Cherokee Nation, who rested with me, then
Forced on bloody feet,
Left me to the employment of
Other seekers — desperate for gain,
Starving for gold.
You, the Turk, the Arab, the Swede, the German, the Eskimo, the Scot,
You the Ashanti, the Yoruba, the Kru, bought,
Sold, stolen, arriving on the nightmare
Praying for a dream.
Here, root yourselves beside me.
I am that Tree planted by the River,
Which will not be moved.
Angelou here draws on several American literary traditions—African-American charismatic preaching combined with the strains of the grandsire of American poetry, Walt Whitman—to create an ode that speaks in quintessential American idiom. Creating a traditional ode allows the poet to use her outdoor voice. It is a profoundly public medium, daring to speak to and for everyone.
Such spectacular odes put me in mind of Seamus Heaney’s famous lines from “Digging”: “ I’ve no spade to follow men [or women] like them.” My own pen is accustomed to addressing more humble matter. And here is the rub. In our time of irony, in our era ruled by the little lyric that tells the story of our little lives, there seems to be no place for “singing of somewhat higher things.” Wordsworth, himself, when he invoked Virgil’s words in 1807, was already conscious of the gap that separated his contemporary moment from the grandeur that was Rome. He was writing of his childhood in the far North country of England, a rural place, largely unmapped and unknown. He borrows the ode, in fact, in attempt to invest his humble and potentially unremembered life with a kind of grandeur, essentially bathing it in the reflected light of Virgil’s glory. If Wordsworth felt this way about the ode so long ago, how much more aware of this are we?
The contemporary response to this literary predicament has been to embrace it—to write odes self-consciously, ironically. Instead of addressing heady subjects, poets address ordinary and often, private, subjects with the exalted, public verse that typifies the ode, thereby creating a disconnect between content and form. Such poems can be witty as well as wise, both humorous and heart-breaking. I think of Pablo Neruda’s charming “Ode to My Socks,” and Sharon Olds’ poignant odes devoted to the female body, “Ode to Hymen,” “Ode to Menstrual Blood,” and “Poem for the Breasts” (which she has dubbed a “pre-ode”). These odes are poems that take risks, yes—poems that insist the poet throw caution to the wind, speak poetically about prosaic objects, place them on a pedestal for all to view, and prove them to be the blessings that they are. A good ode about an ordinary subject performs an act of transformation, whereby the homely object becomes beatified and the mortal is immortalized. It is, in fact, a little miracle.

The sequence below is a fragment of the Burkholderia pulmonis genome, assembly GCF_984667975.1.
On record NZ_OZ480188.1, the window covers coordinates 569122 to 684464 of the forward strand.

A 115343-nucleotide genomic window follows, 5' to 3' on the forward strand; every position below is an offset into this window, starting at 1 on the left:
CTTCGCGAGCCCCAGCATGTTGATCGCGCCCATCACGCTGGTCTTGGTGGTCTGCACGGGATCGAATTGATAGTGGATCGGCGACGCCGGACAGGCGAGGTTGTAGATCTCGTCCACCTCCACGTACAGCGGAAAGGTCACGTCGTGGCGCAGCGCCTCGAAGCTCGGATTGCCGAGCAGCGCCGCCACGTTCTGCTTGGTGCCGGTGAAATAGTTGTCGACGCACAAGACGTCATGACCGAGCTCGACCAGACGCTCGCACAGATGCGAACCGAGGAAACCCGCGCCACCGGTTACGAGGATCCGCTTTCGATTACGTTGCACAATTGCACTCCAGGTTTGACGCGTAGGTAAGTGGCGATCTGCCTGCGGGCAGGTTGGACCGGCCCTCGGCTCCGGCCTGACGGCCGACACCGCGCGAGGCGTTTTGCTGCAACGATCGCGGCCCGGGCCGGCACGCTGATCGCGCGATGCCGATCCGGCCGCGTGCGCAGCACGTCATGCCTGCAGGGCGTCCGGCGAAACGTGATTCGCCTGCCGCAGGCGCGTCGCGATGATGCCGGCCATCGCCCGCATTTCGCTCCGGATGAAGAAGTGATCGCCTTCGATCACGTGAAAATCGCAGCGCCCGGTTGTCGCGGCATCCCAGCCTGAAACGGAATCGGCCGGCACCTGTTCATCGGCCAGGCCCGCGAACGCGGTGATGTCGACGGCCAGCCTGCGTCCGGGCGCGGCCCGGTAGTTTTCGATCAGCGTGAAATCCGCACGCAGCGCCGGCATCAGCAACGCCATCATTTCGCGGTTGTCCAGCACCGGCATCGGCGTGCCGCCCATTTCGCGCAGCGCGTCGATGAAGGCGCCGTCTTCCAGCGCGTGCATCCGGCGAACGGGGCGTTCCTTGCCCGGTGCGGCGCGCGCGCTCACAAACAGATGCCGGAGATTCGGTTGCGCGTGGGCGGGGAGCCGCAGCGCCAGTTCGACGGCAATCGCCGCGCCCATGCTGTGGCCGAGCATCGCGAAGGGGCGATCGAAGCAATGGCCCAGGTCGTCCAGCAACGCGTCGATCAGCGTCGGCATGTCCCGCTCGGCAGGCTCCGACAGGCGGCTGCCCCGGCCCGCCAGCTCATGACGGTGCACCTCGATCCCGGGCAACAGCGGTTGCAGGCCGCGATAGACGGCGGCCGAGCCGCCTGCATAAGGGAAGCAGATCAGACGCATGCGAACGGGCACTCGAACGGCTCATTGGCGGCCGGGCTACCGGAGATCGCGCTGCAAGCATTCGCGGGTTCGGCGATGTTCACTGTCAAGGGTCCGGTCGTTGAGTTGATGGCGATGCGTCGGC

Contemporary writers of odes are, in fact, doing what poets have always done—rescuing old and (supposedly) worn-out forms from the dustbin of literary history and making them new. “Nothing is neither good nor bad, but thinking makes it so,” Shakespeare counsels, even as he re-invents the classical genre of tragedy for his 17th-century audience. In his poem, “The Oven-Bird,” Robert Frost interprets the titular bird’s interrogatively-pitched song: “The question that he frames in all but words / Is what to make of a diminished thing?” The bird’s query, in fact, is Frost’s own, articulated in the final lines of a sonnet—yet another old form rumored to be diminished, dead, and done. The poem’s very existence answers the question it poses. Whether ode or sonnet, tragedy or comedy, the unspoken answer to the question is the same:
“What to make of a diminished thing?”
“Make art of it.”